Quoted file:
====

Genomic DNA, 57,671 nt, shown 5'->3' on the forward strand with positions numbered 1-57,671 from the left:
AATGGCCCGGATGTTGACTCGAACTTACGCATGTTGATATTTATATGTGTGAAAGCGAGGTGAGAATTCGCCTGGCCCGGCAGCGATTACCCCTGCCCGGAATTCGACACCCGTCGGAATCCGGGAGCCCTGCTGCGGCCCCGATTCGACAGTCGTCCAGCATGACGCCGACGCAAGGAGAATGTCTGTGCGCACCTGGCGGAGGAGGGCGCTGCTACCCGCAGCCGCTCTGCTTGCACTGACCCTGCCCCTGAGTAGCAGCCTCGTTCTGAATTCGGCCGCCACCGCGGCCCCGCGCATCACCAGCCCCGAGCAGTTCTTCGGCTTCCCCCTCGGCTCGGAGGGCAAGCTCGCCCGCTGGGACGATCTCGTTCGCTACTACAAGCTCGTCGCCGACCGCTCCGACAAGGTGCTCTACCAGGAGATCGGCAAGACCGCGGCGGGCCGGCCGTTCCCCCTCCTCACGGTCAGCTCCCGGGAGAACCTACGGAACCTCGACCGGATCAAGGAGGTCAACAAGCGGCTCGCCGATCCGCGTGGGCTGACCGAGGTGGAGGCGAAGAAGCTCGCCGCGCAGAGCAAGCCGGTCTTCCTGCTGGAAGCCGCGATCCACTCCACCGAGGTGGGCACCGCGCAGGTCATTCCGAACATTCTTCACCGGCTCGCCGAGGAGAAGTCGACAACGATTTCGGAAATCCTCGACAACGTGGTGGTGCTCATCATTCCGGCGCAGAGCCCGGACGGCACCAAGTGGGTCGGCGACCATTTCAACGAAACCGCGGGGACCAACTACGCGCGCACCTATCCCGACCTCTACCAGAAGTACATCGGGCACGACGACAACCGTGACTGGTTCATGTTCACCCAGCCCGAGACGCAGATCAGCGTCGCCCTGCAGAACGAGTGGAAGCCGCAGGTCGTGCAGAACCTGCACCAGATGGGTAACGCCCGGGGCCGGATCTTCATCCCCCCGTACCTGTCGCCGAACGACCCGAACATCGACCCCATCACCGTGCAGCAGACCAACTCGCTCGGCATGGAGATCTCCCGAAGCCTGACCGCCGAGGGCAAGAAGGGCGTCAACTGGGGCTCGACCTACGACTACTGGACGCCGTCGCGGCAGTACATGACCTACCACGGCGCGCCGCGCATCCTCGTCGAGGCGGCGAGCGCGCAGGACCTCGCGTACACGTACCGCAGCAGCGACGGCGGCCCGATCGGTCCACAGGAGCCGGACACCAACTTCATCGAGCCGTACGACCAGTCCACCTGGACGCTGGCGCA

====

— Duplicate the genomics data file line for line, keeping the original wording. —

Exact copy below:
Genomic DNA, 57,671 nt, shown 5'->3' on the forward strand with positions numbered 1-57,671 from the left:
AATGGCCCGGATGTTGACTCGAACTTACGCATGTTGATATTTATATGTGTGAAAGCGAGGTGAGAATTCGCCTGGCCCGGCAGCGATTACCCCTGCCCGGAATTCGACACCCGTCGGAATCCGGGAGCCCTGCTGCGGCCCCGATTCGACAGTCGTCCAGCATGACGCCGACGCAAGGAGAATGTCTGTGCGCACCTGGCGGAGGAGGGCGCTGCTACCCGCAGCCGCTCTGCTTGCACTGACCCTGCCCCTGAGTAGCAGCCTCGTTCTGAATTCGGCCGCCACCGCGGCCCCGCGCATCACCAGCCCCGAGCAGTTCTTCGGCTTCCCCCTCGGCTCGGAGGGCAAGCTCGCCCGCTGGGACGATCTCGTTCGCTACTACAAGCTCGTCGCCGACCGCTCCGACAAGGTGCTCTACCAGGAGATCGGCAAGACCGCGGCGGGCCGGCCGTTCCCCCTCCTCACGGTCAGCTCCCGGGAGAACCTACGGAACCTCGACCGGATCAAGGAGGTCAACAAGCGGCTCGCCGATCCGCGTGGGCTGACCGAGGTGGAGGCGAAGAAGCTCGCCGCGCAGAGCAAGCCGGTCTTCCTGCTGGAAGCCGCGATCCACTCCACCGAGGTGGGCACCGCGCAGGTCATTCCGAACATTCTTCACCGGCTCGCCGAGGAGAAGTCGACAACGATTTCGGAAATCCTCGACAACGTGGTGGTGCTCATCATTCCGGCGCAGAGCCCGGACGGCACCAAGTGGGTCGGCGACCATTTCAACGAAACCGCGGGGACCAACTACGCGCGCACCTATCCCGACCTCTACCAGAAGTACATCGGGCACGACGACAACCGTGACTGGTTCATGTTCACCCAGCCCGAGACGCAGATCAGCGTCGCCCTGCAGAACGAGTGGAAGCCGCAGGTCGTGCAGAACCTGCACCAGATGGGTAACGCCCGGGGCCGGATCTTCATCCCCCCGTACCTGTCGCCGAACGACCCGAACATCGACCCCATCACCGTGCAGCAGACCAACTCGCTCGGCATGGAGATCTCCCGAAGCCTGACCGCCGAGGGCAAGAAGGGCGTCAACTGGGGCTCGACCTACGACTACTGGACGCCGTCGCGGCAGTACATGACCTACCACGGCGCGCCGCGCATCCTCGTCGAGGCGGCGAGCGCGCAGGACCTCGCGTACACGTACCGCAGCAGCGACGGCGGCCCGATCGGTCCACAGGAGCCGGACACCAACTTCATCGAGCCGTACGACCAGTCCACCTGGACGCTGGCGCA